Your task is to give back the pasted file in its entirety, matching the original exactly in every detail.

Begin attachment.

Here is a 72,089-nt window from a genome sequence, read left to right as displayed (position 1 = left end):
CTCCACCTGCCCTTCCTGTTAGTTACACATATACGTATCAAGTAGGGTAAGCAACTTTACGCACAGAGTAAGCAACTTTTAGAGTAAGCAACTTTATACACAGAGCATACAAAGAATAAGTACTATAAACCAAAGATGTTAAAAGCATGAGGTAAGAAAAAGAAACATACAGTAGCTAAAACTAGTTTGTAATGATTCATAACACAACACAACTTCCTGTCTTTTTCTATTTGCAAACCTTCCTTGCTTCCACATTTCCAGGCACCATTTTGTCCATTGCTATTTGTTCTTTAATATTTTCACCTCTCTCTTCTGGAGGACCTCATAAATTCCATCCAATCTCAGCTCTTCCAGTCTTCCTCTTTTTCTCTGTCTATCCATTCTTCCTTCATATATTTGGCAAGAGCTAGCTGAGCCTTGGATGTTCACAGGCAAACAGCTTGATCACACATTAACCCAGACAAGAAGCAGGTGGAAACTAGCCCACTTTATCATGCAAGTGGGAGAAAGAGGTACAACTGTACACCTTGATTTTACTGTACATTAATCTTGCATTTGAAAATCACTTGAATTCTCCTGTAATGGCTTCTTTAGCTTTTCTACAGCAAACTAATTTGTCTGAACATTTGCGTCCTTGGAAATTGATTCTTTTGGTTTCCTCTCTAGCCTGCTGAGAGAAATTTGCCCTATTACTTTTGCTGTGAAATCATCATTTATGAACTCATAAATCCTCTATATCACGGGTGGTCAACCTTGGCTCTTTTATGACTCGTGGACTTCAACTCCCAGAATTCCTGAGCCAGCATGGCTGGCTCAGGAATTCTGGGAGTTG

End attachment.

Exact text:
Here is a 72,089-nt window from a genome sequence, read left to right as displayed (position 1 = left end):
CTCCACCTGCCCTTCCTGTTAGTTACACATATACGTATCAAGTAGGGTAAGCAACTTTACGCACAGAGTAAGCAACTTTTAGAGTAAGCAACTTTATACACAGAGCATACAAAGAATAAGTACTATAAACCAAAGATGTTAAAAGCATGAGGTAAGAAAAAGAAACATACAGTAGCTAAAACTAGTTTGTAATGATTCATAACACAACACAACTTCCTGTCTTTTTCTATTTGCAAACCTTCCTTGCTTCCACATTTCCAGGCACCATTTTGTCCATTGCTATTTGTTCTTTAATATTTTCACCTCTCTCTTCTGGAGGACCTCATAAATTCCATCCAATCTCAGCTCTTCCAGTCTTCCTCTTTTTCTCTGTCTATCCATTCTTCCTTCATATATTTGGCAAGAGCTAGCTGAGCCTTGGATGTTCACAGGCAAACAGCTTGATCACACATTAACCCAGACAAGAAGCAGGTGGAAACTAGCCCACTTTATCATGCAAGTGGGAGAAAGAGGTACAACTGTACACCTTGATTTTACTGTACATTAATCTTGCATTTGAAAATCACTTGAATTCTCCTGTAATGGCTTCTTTAGCTTTTCTACAGCAAACTAATTTGTCTGAACATTTGCGTCCTTGGAAATTGATTCTTTTGGTTTCCTCTCTAGCCTGCTGAGAGAAATTTGCCCTATTACTTTTGCTGTGAAATCATCATTTATGAACTCATAAATCCTCTATATCACGGGTGGTCAACCTTGGCTCTTTTATGACTCGTGGACTTCAACTCCCAGAATTCCTGAGCCAGCATGGCTGGCTCAGGAATTCTGGGAGTTG